A beautiful corner on the Tagus

It is hard to describe Seixal. It is one of my favorite corners of the estuary. Some say Seixales as a funny reference to the Seychelles archipelago, but unlike the latter, Seixal is no beach destination.
A city of 31,600 inhabitants situated along the Judeu river, just a bit over 1 hour sailing across the Tagus river estuary from Lisbon, the municipality of Seixal evolved over the centuries, always with the connection to the river.
A land of fisherman, it was across the river that the region’s products were carried on sailing boats to Lisbon and various dockyards and shipbuilders began constructing river boats and ocean going sailing ships. Due to the great effects of the tide in the river, several tidal mills were built along the intertidal muddy shores.
It was here that Paulo da Gama was based in his manor house supervising the construction of the fleet of vessels that would take him and his brother Vasco da Gama on their voyage to India in the 16th century.
By the 18th century, the municipality became an aristocratic retreat for the nobility in nearby Lisbon, resulting in the construction several vacation properties or villas which rich architectural heritage endured until nowadays.
A booming oyster industry established here in late 19th century and early 20th exported them mainly to France where they were much appreciated.
Nowadays there is a nautical station on the bay in front of Seixal equipped with a quay and anchorage area besides other support services to the sailing community. While taking a stroll along the river side it is possible to see traditional sailing wooden boats, appreciate the fish cousine, the historic center of Seixal, the natural landscape just opposite where lots of birds migrate to.

 

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When entering the river Judeu it is common to see kids diving from the pontoons next to the Ponta dos Corvos beach
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Another look to the Ponta dos Corvos beach when entering the river Judeu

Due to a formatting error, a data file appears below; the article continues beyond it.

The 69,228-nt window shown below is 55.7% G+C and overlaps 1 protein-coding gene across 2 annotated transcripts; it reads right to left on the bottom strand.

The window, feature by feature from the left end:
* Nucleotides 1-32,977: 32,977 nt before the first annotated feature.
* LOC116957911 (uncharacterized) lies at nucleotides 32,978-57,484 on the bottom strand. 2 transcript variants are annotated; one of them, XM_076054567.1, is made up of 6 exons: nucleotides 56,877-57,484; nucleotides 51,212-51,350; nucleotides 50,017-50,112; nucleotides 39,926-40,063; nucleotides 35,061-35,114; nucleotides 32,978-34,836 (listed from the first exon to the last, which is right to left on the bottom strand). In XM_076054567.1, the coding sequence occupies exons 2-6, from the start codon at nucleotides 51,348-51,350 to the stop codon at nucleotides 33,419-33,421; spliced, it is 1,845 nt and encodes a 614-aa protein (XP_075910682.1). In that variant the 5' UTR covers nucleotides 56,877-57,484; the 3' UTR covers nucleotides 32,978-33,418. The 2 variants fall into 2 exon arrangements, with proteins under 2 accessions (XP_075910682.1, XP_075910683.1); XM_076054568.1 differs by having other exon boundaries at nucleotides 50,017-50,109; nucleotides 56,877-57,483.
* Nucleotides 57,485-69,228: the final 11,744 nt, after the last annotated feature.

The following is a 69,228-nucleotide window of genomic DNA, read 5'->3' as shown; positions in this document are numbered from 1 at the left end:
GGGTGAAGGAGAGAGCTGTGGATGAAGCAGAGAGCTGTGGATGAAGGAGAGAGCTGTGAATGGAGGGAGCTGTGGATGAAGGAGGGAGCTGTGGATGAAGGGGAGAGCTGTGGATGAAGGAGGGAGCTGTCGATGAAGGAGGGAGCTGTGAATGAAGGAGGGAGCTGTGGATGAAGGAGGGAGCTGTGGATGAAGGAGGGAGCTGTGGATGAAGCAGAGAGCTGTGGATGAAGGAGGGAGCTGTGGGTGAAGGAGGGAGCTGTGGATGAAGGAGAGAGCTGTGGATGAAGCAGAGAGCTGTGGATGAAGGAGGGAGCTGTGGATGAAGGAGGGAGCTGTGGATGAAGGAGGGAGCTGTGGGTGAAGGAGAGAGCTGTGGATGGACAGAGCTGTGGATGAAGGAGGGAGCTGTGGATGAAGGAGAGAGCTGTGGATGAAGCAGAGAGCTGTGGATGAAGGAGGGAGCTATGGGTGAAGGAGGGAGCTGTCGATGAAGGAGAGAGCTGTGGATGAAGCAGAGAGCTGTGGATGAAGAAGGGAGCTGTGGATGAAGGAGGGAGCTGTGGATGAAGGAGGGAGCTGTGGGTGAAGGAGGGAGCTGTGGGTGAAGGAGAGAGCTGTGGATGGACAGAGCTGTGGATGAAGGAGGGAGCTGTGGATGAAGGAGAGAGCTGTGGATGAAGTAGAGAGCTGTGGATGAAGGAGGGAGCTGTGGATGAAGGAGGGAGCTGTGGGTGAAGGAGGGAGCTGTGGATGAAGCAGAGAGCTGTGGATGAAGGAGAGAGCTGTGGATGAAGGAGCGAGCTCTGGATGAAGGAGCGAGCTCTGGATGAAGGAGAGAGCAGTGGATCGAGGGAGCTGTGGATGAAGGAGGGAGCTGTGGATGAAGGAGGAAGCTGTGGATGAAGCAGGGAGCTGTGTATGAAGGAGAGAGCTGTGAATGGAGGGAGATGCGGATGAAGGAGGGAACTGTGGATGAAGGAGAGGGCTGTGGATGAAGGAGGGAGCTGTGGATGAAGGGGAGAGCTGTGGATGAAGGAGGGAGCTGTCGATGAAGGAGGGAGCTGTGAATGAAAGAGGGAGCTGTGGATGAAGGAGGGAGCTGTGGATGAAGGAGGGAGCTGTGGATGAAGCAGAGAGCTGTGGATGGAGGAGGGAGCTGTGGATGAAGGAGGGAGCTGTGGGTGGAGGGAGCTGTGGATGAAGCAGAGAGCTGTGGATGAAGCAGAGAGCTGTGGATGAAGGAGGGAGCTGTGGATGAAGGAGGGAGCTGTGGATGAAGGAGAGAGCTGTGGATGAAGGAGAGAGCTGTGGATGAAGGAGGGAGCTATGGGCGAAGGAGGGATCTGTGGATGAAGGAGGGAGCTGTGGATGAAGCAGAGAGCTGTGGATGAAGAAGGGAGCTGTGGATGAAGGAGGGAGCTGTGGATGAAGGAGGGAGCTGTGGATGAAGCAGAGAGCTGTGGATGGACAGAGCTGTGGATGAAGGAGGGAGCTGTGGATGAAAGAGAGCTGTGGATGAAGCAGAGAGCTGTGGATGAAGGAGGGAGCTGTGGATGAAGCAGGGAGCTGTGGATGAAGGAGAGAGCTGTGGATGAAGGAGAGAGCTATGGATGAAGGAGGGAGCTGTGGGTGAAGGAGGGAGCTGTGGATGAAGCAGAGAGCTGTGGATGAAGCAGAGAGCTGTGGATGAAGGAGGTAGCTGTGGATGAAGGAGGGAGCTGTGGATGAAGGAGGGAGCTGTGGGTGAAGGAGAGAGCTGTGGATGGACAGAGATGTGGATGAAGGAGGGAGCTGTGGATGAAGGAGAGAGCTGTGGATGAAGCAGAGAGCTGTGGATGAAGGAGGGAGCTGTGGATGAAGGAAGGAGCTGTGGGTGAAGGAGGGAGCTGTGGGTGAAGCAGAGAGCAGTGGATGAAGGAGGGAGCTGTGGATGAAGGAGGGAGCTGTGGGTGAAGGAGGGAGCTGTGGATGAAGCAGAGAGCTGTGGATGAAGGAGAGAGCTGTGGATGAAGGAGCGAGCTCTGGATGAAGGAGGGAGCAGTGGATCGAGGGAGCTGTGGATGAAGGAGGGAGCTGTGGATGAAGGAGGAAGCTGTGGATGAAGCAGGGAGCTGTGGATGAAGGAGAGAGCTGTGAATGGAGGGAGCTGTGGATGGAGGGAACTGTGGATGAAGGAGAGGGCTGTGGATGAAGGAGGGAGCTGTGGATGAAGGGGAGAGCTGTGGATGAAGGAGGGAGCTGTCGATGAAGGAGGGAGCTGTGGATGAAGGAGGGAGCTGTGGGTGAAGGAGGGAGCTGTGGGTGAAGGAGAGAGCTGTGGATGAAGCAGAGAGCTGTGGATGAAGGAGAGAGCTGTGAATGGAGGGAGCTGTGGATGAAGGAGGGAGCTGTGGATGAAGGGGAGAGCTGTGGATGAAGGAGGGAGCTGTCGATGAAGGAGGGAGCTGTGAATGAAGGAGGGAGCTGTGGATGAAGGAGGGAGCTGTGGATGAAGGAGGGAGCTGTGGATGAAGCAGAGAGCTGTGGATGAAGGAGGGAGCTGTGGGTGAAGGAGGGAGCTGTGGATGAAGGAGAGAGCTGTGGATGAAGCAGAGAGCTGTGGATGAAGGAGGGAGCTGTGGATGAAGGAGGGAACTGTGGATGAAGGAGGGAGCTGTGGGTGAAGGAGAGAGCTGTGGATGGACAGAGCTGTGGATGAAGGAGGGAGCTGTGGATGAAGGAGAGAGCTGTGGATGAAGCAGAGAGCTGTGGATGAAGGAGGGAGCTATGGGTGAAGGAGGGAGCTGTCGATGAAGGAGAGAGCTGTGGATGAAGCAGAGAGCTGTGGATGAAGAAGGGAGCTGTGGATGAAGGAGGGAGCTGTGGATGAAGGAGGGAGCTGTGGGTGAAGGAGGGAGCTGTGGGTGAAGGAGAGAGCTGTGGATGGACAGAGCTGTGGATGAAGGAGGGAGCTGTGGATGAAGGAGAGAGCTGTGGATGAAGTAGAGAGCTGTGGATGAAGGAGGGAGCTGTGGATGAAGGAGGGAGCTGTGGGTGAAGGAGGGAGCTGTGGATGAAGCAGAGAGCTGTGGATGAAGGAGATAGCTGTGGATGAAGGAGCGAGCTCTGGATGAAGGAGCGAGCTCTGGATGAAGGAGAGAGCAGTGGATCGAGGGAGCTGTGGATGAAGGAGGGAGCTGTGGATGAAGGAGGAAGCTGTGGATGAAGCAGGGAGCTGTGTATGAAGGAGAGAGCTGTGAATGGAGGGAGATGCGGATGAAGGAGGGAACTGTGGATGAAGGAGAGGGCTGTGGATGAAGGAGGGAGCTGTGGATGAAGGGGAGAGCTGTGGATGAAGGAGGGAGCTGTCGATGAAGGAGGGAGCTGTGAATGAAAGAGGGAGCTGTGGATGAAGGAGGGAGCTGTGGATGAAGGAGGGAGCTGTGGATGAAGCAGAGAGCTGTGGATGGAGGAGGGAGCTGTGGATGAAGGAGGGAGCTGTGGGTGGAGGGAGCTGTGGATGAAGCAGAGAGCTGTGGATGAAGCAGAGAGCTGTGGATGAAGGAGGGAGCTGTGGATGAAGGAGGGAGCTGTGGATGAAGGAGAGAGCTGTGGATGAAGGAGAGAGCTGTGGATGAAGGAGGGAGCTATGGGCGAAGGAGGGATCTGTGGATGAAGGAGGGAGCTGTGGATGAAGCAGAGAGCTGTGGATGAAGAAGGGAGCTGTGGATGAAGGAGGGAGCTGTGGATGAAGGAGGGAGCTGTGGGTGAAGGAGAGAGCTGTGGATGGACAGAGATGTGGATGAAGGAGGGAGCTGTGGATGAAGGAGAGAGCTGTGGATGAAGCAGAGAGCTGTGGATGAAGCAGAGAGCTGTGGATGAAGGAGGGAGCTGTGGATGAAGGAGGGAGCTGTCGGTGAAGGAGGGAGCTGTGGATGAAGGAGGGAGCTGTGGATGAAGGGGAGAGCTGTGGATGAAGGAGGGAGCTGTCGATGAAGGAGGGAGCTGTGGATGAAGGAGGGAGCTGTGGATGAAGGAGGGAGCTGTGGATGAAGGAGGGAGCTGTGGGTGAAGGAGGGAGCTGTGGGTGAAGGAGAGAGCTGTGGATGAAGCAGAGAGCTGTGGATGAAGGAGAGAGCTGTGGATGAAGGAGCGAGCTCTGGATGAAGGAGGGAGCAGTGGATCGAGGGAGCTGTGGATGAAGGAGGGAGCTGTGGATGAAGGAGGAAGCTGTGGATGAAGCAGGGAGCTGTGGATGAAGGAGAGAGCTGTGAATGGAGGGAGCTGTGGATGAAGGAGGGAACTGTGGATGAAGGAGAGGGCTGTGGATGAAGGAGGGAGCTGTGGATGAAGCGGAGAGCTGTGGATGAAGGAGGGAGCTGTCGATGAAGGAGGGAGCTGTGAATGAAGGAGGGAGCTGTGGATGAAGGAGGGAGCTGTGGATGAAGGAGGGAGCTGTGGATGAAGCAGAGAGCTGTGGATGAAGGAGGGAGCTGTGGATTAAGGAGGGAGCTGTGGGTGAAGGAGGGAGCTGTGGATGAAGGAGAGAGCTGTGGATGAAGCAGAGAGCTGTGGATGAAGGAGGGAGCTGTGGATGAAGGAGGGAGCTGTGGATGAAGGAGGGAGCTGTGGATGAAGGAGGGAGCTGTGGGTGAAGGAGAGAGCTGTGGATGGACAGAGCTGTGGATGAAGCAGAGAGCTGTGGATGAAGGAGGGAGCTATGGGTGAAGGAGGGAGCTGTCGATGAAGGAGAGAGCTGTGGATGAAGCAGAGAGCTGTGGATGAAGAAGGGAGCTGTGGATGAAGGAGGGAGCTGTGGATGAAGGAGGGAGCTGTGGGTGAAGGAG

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Sailing boats from far away in the quay in front of the city
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More sailing boats
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Tidal flat at Ponta dos Corvos beach
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View from the Seixal sailing club with Lisbon in the background

 

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A navigator for the modern times

The renown Portuguese solo sailor Ricardo Diniz as embraced another sailing project. This time he is going to race on the 15th Original Singlehanded Transatlantic Race edition, OSTAR, between Plymouth UK and Newport, Rhode Island US, on 29 May 2017 on board his Open 60 Taylor 325, being the first Portuguese entrant to do so.

The port wine route

Besides being a solo sailor, Ricardo Diniz is also an entrepreneur and for that he put up a promotion campaign in partnership with his main sponsor, the famous Port wine brand Taylor’s, currently celebrating their 325th anniversary.

The promotion campaign main objective is to reenact the first Taylor’s port wine exports done by sea from Vila Nova de Gaia, Portugal to London, UK. This way, on board his Open 60 he is going to transport a cask full of port wine part of a limited edition celebrating the 325th anniversary.

The race

For the second part of this project, Ricardo counts not only on his 5 Atlantic crossings and over 100,000 miles sailed all over the world but also on his Taylor 325.

The OSTAR is a single-handed race against the prevailing winds and current across the Atlantic over a distance of around 3,000 nautical miles It takes over than 20 days and was held for the first time in 1960 and happens every 4 years since then. Five yachts sailed from Plymouth to New York and, remarkably, all five finished with Francis Chichester coming first in Gipsy Moth III.

The second OSTAR in 1964 was won by Eric Tabarly in Pen Duick II and many famous sailors since then took part in this race such as Loïck Peyron, Francis Joyon, Yves Parlier, Franck Cammas, Ellen MacArthur, Thomas Coville or Samantha Davies.

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The yacht

Taylor 325 is an Open 60 designed by the British architect Philip Morrison, built in 1990 and has already raced on two OSTAR editions in 1992 and 1996.

Characteristics:

Length: 18,28 m

Breadth: 4,20 m

Draught: 4,30 m

Mast high: 23 m

Ballast: 5 ton

Displacement: 12,5 ton

Into this yacht was also applied portuguese cork in different areas aiming to increase the comfort and safety inside and outside the vessel.

Once again Ricardo Diniz joins forces with Portuguese companies to promote the best of Portugal through sailing.

We will follow closely Ricardo Diniz as he takes the name of Portugal across the seas.